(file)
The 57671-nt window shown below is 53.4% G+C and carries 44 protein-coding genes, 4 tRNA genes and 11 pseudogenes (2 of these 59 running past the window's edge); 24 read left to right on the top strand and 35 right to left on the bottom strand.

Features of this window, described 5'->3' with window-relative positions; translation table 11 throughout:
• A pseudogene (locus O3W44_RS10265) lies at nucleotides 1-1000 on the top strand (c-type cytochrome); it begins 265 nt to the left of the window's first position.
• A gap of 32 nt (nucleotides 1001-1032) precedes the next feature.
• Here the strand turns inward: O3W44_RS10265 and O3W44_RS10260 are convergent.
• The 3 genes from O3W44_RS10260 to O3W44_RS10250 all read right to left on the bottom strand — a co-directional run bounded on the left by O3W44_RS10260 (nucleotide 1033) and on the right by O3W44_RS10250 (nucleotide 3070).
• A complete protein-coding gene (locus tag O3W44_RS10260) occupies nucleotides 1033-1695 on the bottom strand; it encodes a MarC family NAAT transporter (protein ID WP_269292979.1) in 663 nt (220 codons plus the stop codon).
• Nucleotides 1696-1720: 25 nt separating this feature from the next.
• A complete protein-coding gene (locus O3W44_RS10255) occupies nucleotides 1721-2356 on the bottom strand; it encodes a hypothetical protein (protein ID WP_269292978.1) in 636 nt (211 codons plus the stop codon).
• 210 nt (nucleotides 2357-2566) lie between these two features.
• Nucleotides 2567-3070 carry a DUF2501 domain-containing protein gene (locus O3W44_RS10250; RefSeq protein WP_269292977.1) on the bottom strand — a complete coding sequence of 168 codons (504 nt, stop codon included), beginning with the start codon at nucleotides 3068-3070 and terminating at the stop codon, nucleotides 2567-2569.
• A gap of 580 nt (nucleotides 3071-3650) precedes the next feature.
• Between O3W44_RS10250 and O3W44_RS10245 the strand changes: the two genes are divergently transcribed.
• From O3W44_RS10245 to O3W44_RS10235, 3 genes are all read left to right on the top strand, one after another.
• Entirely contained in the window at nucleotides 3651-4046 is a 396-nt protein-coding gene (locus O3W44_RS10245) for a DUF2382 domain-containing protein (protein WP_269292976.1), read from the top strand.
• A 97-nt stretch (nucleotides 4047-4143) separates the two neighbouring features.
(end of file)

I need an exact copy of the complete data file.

The 57671-nt window shown below is 53.4% G+C and carries 44 protein-coding genes, 4 tRNA genes and 11 pseudogenes (2 of these 59 running past the window's edge); 24 read left to right on the top strand and 35 right to left on the bottom strand.

Features of this window, described 5'->3' with window-relative positions; translation table 11 throughout:
• A pseudogene (locus O3W44_RS10265) lies at nucleotides 1-1000 on the top strand (c-type cytochrome); it begins 265 nt to the left of the window's first position.
• A gap of 32 nt (nucleotides 1001-1032) precedes the next feature.
• Here the strand turns inward: O3W44_RS10265 and O3W44_RS10260 are convergent.
• The 3 genes from O3W44_RS10260 to O3W44_RS10250 all read right to left on the bottom strand — a co-directional run bounded on the left by O3W44_RS10260 (nucleotide 1033) and on the right by O3W44_RS10250 (nucleotide 3070).
• A complete protein-coding gene (locus tag O3W44_RS10260) occupies nucleotides 1033-1695 on the bottom strand; it encodes a MarC family NAAT transporter (protein ID WP_269292979.1) in 663 nt (220 codons plus the stop codon).
• Nucleotides 1696-1720: 25 nt separating this feature from the next.
• A complete protein-coding gene (locus O3W44_RS10255) occupies nucleotides 1721-2356 on the bottom strand; it encodes a hypothetical protein (protein ID WP_269292978.1) in 636 nt (211 codons plus the stop codon).
• 210 nt (nucleotides 2357-2566) lie between these two features.
• Nucleotides 2567-3070 carry a DUF2501 domain-containing protein gene (locus O3W44_RS10250; RefSeq protein WP_269292977.1) on the bottom strand — a complete coding sequence of 168 codons (504 nt, stop codon included), beginning with the start codon at nucleotides 3068-3070 and terminating at the stop codon, nucleotides 2567-2569.
• A gap of 580 nt (nucleotides 3071-3650) precedes the next feature.
• Between O3W44_RS10250 and O3W44_RS10245 the strand changes: the two genes are divergently transcribed.
• From O3W44_RS10245 to O3W44_RS10235, 3 genes are all read left to right on the top strand, one after another.
• Entirely contained in the window at nucleotides 3651-4046 is a 396-nt protein-coding gene (locus O3W44_RS10245) for a DUF2382 domain-containing protein (protein WP_269292976.1), read from the top strand.
• A 97-nt stretch (nucleotides 4047-4143) separates the two neighbouring features.